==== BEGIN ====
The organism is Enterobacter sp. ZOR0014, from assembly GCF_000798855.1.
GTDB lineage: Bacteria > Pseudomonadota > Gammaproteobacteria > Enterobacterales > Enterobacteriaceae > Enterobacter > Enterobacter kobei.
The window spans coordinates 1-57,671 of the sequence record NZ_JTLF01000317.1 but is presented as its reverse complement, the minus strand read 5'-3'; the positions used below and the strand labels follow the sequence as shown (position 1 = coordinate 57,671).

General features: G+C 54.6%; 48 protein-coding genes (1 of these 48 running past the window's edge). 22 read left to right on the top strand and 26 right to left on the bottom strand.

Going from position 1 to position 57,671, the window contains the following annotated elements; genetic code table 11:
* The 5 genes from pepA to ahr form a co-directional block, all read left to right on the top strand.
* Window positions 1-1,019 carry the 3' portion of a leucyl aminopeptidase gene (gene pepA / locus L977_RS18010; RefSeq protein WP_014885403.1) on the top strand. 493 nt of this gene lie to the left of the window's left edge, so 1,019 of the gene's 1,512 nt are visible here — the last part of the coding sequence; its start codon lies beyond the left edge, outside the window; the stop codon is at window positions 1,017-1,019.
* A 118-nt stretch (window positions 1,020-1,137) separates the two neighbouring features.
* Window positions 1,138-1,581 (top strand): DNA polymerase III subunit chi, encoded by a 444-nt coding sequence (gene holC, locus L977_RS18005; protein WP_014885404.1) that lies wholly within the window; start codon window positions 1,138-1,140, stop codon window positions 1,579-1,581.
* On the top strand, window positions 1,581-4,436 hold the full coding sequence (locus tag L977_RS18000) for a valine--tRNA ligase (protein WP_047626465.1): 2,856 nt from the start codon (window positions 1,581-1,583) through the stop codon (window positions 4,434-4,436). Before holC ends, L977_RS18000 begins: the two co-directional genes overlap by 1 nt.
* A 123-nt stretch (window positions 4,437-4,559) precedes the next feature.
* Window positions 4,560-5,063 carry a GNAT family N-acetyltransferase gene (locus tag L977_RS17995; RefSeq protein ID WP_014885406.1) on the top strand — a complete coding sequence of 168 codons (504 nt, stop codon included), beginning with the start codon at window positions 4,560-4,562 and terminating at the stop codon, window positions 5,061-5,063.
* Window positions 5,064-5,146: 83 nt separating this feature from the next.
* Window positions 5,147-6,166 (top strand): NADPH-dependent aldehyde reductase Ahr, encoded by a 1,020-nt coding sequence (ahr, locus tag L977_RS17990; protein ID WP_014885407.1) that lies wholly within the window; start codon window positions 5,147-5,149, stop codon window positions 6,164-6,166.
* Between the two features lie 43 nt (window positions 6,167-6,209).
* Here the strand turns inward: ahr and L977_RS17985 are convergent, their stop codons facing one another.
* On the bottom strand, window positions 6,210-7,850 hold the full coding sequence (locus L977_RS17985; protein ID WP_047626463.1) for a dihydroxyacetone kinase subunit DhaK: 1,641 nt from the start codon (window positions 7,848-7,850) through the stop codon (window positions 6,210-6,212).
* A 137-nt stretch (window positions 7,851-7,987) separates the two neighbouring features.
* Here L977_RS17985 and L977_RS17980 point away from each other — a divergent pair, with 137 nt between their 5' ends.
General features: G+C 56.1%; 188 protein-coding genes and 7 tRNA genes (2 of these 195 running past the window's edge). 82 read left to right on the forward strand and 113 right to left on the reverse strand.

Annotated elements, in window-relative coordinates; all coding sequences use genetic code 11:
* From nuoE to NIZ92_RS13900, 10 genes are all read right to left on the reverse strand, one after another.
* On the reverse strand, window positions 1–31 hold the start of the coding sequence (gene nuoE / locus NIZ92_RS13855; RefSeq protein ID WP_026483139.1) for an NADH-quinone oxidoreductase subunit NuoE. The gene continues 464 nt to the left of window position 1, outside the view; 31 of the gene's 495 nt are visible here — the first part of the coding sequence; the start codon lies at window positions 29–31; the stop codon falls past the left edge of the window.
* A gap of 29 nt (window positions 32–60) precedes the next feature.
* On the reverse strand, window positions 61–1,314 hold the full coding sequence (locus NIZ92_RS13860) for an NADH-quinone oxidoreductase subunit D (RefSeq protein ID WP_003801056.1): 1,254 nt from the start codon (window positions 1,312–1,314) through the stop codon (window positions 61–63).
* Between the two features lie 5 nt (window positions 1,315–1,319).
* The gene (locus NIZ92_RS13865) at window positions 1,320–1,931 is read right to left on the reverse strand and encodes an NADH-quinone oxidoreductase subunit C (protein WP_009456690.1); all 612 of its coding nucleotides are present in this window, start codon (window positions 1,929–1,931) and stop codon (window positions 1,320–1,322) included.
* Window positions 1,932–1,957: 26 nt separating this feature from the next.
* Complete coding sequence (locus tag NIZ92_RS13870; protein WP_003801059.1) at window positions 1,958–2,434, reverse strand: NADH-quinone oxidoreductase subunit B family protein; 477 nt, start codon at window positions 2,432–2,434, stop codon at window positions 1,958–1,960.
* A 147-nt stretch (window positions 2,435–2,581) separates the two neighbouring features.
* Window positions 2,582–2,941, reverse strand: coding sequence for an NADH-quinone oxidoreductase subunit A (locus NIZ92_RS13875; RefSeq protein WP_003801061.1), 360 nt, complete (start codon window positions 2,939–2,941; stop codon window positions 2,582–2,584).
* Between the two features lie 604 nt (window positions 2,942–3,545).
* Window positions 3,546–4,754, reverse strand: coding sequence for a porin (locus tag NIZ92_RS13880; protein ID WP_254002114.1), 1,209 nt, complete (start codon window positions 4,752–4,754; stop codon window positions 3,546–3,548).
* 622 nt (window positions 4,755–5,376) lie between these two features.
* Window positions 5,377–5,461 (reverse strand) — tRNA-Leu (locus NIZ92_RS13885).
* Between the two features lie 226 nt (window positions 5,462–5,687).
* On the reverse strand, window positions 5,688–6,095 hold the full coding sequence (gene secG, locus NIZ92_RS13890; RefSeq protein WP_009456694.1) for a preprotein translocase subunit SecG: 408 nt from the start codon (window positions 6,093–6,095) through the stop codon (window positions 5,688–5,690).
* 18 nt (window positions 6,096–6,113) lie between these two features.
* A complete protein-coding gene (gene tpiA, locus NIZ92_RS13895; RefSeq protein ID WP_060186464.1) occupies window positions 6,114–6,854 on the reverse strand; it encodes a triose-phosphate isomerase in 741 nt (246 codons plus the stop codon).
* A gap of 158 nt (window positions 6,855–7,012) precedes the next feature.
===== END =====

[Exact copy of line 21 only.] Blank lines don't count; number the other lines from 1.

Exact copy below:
Annotated elements, in window-relative coordinates; all coding sequences use genetic code 11: